Joseph Bell ’16 wins Downbeat Magazine award

Aspiring guitarist Joseph Bell ’16 began playing guitar in first grade at his local conservatory in Baltimore, the Peabody Conservatory, after his grandparents gave him his first guitar. Since then, he has received numerous awards and had many opportunities to perform. Recently, Bell was one of nine high school and college students to win the 38th annual Student Music Award by Downbeat Magazine.

Bell sent two recordings of his guitar playing in order to apply to the Downbeat Magazine competition last winter. After four months, Bell was excited to find out in late April that he won the award. The magazine selects a few winners from high schools and colleges throughout the country, and Bell was chosen as one of five winners for the Jazz Soloist section.

Auditioning into the Princeton Studio Band his freshman year allowed Bell to compete in the Berklee High School Jazz Festival annually, as well as in multiple other competitions. This festival and many others have offered numerous opportunities for Bell to perform and share his passion for music with others.

Bell also received various awards during his sophomore year from the YoungArts Foundation, an organization that awards and provides opportunities for young musicians. “[I won] the honorable mention … so I received some money and a recommendation and an opportunity to do … a regional program,” Bell said.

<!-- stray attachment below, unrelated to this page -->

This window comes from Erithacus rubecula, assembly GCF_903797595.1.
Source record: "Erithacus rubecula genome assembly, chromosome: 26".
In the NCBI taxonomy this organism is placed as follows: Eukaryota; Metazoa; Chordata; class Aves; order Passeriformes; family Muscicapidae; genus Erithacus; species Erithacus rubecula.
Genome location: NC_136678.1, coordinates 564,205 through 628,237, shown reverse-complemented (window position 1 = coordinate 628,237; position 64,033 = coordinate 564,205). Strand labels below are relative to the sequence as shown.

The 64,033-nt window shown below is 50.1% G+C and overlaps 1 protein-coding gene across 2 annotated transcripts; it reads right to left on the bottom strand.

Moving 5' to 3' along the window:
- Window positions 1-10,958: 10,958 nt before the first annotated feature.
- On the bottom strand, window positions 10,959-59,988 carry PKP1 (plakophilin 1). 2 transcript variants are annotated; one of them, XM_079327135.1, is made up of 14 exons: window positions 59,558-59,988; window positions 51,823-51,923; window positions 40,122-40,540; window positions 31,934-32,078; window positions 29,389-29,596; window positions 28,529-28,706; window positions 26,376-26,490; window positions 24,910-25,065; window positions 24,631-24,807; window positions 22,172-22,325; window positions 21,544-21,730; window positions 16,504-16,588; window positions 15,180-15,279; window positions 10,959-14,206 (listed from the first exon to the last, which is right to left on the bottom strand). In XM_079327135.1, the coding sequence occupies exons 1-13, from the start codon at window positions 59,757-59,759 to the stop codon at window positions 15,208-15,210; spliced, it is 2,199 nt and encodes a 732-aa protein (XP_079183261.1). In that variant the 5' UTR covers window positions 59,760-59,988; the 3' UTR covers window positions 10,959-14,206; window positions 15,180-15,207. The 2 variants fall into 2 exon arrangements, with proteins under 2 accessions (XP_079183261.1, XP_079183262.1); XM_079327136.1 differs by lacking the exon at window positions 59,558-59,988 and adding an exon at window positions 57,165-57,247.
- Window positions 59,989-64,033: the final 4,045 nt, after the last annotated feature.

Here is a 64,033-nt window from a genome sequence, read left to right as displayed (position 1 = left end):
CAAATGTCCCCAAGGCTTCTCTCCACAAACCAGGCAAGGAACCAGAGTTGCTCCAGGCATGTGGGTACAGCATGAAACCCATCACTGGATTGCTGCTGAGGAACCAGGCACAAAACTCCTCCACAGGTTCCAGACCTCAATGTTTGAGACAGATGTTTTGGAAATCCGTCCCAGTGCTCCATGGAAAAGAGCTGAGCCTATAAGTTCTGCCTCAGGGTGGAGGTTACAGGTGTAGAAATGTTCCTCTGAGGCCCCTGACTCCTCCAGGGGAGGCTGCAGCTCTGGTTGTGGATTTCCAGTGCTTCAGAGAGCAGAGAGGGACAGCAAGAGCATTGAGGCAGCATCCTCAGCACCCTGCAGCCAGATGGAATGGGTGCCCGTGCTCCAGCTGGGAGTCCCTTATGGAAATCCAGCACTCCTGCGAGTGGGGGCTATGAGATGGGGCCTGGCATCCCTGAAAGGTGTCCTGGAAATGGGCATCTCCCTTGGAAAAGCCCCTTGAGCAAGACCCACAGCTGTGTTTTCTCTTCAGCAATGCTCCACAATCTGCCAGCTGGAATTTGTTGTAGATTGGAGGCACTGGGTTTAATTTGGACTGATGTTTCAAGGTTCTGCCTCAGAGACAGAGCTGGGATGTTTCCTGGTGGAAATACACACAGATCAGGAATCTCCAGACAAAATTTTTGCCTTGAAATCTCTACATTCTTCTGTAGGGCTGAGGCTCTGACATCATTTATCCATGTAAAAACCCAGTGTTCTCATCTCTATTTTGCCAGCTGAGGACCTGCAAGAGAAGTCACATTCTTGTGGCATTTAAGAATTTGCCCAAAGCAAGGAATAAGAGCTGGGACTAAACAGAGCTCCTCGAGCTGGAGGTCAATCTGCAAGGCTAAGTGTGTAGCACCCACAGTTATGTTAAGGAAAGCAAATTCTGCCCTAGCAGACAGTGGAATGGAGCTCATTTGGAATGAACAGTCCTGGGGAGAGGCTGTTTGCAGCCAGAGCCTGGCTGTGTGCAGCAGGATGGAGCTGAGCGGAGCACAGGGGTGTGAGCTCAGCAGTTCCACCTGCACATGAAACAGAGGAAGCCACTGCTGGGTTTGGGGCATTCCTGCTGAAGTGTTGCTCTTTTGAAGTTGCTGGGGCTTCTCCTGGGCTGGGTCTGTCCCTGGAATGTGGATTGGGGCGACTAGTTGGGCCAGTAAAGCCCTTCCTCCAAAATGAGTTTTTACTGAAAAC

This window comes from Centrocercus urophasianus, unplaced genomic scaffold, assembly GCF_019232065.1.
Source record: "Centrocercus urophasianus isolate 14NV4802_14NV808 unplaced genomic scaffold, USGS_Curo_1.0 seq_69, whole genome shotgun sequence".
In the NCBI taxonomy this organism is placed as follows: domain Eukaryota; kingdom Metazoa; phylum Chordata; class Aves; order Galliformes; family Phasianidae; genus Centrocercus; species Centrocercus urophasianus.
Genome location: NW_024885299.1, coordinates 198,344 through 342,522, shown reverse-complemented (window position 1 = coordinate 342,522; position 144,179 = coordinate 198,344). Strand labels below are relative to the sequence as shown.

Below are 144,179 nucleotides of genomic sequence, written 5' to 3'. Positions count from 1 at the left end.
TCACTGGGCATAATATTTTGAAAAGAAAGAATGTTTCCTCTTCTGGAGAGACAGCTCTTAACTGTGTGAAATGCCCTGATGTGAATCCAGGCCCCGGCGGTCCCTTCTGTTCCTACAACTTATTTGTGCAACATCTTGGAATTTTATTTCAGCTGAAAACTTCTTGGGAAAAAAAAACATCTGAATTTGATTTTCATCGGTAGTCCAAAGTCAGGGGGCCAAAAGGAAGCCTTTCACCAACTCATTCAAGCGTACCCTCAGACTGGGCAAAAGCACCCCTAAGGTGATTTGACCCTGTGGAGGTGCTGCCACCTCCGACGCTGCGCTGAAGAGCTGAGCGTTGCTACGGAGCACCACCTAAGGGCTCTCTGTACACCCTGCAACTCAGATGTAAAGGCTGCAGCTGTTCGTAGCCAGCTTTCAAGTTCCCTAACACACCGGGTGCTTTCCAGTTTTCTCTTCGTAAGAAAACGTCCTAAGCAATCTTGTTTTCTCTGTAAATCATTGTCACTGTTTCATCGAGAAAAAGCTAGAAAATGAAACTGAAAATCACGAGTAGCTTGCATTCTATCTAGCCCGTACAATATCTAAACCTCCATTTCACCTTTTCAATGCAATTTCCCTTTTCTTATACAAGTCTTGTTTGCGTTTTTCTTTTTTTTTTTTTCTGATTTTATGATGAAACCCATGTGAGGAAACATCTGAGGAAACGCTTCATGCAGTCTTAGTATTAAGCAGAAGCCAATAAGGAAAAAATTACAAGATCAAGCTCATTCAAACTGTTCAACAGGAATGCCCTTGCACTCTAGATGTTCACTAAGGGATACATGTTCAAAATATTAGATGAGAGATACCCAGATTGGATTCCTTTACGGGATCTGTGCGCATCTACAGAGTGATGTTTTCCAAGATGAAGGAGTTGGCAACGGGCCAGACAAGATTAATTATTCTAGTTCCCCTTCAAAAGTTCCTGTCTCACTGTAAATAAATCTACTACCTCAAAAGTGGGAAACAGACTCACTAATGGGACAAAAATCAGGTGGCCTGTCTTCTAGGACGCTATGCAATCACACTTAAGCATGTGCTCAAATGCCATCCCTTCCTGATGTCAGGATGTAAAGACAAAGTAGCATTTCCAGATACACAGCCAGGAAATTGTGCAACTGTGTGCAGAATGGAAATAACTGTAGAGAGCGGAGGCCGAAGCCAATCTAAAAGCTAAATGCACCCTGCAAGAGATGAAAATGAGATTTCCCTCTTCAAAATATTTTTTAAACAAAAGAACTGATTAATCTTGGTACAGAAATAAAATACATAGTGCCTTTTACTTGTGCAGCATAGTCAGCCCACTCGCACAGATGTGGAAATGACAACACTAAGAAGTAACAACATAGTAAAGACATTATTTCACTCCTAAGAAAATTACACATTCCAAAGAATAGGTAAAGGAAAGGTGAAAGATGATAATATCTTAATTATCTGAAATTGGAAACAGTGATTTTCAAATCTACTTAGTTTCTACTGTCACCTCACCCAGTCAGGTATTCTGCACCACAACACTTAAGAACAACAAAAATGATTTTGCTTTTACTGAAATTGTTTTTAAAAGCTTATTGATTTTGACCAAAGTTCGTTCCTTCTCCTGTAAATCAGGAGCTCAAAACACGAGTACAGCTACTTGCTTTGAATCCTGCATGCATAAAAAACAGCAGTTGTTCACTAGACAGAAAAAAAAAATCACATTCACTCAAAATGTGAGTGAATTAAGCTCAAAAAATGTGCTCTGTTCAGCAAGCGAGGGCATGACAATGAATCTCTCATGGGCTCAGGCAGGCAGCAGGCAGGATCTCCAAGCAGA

Bell mimics the stylings of other guitarists and jazz musicians to guide him in developing his skills. John Coltrane, Peter Bernstein, Joe Pass, and Julian Lage are musicians who play a significant role in Bell’s creativity and defining his sound. “A lot of my influences also come from my peers and my friends who also play music,” he said. “The way they play has inspired me as much as … the professional, or big-name musicians have.”

Bell believes his biggest accomplishment during his musical career was his participation in the National Jazz Orchestra for high school members, the Monterey Next Generation Jazz Orchestra. As part of the orchestra, Bell traveled to Japan last summer and performed at the Monterey Jazz Festival in September, along with professional drummer Eric Harlen.

Bell has not taken on the task of composing his own songs yet, but he plans to do so in the near future. “This summer, when I have more time, I’ll try to compose my own things and hopefully perform them with a group,” he said.

Taking after his sister, Elana Bell ’13, who is pursuing both academics and vocals at Oberlin, Bell is contemplating pursuing music along with his regular studies. “I don’t necessarily know if I want to go to a music conservatory just yet. I might consider just applying to universities and … consider doing a dual degree,” he said.

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